Bushcraft is a subject I tend to stay away from in online discussion forums. (Web gurus often debate survival versus bushcraft, with some objecting to others’ kits as not being “bushcrafty” enough.) About five years ago is when Americans had caught wind of the idea and then ran ahead with it as if it were entirely new to the universe. Once videos of bushcraft expert Ray Mears circulated the Internet, people were converting—their gear and tools followed suit. Soon, every custom knifemaker had a bushcraft model named “the bushcrafter.” At one point, I remember counting close to 25 knives all with the same name, most sporting a version of a Scandinavian grind. A few years after the custom makers, a handful of semi- and full-production companies jumped on the bandwagon.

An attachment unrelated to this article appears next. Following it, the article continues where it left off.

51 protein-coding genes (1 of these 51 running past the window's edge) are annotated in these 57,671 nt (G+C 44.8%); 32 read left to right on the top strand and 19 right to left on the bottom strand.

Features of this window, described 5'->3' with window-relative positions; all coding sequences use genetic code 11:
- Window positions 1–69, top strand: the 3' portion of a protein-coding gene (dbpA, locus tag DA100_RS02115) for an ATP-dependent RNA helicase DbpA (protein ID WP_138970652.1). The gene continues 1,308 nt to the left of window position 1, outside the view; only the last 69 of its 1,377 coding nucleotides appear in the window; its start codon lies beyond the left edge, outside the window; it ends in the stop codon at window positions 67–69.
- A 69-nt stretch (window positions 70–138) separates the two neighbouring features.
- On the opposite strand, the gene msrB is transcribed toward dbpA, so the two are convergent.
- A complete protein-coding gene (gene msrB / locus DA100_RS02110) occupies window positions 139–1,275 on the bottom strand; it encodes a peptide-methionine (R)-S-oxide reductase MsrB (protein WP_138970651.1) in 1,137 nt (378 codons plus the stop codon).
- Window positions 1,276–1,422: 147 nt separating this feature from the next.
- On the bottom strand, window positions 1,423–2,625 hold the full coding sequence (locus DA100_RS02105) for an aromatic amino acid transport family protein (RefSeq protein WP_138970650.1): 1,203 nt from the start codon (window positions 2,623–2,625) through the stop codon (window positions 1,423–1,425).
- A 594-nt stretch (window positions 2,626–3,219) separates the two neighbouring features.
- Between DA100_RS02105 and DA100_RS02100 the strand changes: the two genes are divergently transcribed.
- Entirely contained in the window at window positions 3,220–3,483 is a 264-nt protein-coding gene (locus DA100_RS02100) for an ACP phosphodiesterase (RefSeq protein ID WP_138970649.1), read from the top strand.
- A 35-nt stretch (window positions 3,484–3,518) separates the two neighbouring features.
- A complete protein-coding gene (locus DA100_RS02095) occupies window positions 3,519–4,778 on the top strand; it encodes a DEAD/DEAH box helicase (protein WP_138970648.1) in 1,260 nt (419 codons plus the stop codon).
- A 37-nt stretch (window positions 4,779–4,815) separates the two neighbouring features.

The term “bushcraft” has been alive in Australia and the U.K. for ages, long before most Americans heard of it, so the practice of bushcraft isn’t anything new. A century ago, the most influential books on wilderness living and skills came into the mainstream market, and back then, it was simply called woodcraft. However, woodcraft didn’t have as many rules, and when people took to the woods, their gear was usually what you would find in the kitchen drawer or stuck on the stump near the woodshed.